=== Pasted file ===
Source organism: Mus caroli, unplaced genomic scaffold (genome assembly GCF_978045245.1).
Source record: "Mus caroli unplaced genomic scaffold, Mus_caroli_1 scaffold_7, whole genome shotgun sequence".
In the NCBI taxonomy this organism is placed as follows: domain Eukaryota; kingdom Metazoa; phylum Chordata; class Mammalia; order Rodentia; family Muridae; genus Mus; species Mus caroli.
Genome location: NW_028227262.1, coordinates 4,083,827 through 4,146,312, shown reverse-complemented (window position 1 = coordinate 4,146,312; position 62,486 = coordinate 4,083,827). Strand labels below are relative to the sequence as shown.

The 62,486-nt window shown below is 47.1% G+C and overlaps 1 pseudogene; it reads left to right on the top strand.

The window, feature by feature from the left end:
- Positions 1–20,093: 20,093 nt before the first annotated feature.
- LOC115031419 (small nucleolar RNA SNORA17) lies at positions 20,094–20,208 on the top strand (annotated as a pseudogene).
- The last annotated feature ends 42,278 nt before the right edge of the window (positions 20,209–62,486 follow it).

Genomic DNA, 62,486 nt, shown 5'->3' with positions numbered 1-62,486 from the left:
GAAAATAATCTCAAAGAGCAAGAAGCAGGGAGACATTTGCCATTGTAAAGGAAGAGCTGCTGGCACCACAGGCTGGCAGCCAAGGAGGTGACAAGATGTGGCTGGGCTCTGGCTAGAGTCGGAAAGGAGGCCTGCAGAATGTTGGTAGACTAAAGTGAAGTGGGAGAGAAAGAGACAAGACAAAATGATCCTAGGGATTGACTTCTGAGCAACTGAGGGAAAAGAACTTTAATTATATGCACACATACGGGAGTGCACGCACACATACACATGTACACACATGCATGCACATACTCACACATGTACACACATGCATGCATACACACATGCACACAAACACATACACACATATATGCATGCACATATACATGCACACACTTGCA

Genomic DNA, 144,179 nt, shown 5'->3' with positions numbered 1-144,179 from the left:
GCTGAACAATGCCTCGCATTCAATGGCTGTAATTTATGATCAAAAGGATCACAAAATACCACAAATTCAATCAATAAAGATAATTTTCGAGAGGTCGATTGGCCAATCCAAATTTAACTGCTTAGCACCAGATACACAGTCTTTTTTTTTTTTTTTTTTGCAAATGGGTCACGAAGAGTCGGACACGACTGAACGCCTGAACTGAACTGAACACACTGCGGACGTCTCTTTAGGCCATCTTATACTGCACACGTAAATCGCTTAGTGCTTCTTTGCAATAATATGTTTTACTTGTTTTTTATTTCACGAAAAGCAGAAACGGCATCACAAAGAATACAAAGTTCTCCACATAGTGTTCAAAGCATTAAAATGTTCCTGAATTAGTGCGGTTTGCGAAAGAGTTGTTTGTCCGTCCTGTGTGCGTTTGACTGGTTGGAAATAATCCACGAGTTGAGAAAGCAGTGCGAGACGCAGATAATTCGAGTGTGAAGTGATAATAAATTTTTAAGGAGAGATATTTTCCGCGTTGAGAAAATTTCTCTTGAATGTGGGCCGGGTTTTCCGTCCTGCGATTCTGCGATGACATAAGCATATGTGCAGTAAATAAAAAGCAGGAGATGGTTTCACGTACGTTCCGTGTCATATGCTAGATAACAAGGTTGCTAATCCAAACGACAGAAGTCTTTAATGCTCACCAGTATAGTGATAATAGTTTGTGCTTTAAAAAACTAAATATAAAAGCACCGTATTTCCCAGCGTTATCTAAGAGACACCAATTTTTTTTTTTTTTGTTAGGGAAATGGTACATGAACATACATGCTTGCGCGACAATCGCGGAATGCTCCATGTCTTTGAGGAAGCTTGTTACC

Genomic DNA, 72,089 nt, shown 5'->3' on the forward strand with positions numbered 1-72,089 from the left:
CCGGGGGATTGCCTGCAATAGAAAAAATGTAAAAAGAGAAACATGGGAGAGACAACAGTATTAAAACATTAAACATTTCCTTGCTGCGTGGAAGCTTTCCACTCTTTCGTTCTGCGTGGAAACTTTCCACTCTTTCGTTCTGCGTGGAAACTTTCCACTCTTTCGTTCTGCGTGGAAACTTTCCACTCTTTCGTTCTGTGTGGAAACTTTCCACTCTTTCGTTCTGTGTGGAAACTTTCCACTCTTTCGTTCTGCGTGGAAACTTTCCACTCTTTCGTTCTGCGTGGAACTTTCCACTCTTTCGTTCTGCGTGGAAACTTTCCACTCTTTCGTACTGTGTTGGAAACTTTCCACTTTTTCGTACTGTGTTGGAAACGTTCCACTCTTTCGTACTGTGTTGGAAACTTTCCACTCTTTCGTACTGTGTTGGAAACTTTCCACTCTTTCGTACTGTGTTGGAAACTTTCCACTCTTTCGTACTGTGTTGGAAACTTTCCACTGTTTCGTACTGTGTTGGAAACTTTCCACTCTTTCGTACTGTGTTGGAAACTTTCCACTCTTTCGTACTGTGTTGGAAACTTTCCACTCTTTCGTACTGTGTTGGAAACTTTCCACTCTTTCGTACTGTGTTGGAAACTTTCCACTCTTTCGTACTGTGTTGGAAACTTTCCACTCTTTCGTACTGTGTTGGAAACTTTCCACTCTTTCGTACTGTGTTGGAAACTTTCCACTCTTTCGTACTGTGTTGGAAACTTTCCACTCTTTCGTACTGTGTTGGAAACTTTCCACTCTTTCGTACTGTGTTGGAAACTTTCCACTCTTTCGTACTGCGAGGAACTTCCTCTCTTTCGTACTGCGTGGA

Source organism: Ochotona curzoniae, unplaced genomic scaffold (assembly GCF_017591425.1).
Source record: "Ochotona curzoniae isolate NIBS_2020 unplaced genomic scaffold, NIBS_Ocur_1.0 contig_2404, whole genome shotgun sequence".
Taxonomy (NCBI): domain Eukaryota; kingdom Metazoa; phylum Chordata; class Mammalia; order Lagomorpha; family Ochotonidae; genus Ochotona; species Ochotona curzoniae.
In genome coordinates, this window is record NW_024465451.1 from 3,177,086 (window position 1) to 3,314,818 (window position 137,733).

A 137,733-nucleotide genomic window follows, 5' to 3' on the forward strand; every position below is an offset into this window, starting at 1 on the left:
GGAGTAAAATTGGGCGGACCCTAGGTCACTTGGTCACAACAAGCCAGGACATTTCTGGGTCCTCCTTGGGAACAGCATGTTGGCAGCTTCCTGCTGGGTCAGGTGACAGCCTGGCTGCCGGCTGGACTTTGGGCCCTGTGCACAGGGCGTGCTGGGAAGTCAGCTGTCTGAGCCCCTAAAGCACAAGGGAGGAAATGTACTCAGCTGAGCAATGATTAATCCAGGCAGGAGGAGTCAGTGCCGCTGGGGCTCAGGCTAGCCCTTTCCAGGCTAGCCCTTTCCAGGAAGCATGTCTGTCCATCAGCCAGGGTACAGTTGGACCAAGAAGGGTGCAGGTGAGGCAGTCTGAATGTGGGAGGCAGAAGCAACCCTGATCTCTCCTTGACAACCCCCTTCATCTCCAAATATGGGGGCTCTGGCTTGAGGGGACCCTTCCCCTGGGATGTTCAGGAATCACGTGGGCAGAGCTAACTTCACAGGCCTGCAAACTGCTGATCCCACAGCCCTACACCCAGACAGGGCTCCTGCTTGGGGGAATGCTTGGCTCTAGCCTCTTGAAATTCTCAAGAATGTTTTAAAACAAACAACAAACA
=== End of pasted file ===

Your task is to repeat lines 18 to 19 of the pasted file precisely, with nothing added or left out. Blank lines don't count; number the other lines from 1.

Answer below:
Taxonomy (NCBI): domain Eukaryota; kingdom Metazoa; phylum Chordata; class Mammalia; order Lagomorpha; family Ochotonidae; genus Ochotona; species Ochotona curzoniae.
In genome coordinates, this window is record NW_024465451.1 from 3,177,086 (window position 1) to 3,314,818 (window position 137,733).